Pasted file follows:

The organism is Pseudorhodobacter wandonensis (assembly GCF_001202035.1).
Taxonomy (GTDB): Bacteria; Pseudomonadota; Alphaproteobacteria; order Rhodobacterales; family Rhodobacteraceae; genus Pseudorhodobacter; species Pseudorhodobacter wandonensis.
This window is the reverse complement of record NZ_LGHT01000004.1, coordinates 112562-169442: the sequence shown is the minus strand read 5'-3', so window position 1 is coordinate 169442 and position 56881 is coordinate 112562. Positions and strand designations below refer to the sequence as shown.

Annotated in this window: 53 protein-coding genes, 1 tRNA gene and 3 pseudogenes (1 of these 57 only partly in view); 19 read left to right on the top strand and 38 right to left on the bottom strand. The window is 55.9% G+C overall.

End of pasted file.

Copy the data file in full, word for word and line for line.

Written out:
The organism is Pseudorhodobacter wandonensis (assembly GCF_001202035.1).
Taxonomy (GTDB): Bacteria; Pseudomonadota; Alphaproteobacteria; order Rhodobacterales; family Rhodobacteraceae; genus Pseudorhodobacter; species Pseudorhodobacter wandonensis.
This window is the reverse complement of record NZ_LGHT01000004.1, coordinates 112562-169442: the sequence shown is the minus strand read 5'-3', so window position 1 is coordinate 169442 and position 56881 is coordinate 112562. Positions and strand designations below refer to the sequence as shown.

Annotated in this window: 53 protein-coding genes, 1 tRNA gene and 3 pseudogenes (1 of these 57 only partly in view); 19 read left to right on the top strand and 38 right to left on the bottom strand. The window is 55.9% G+C overall.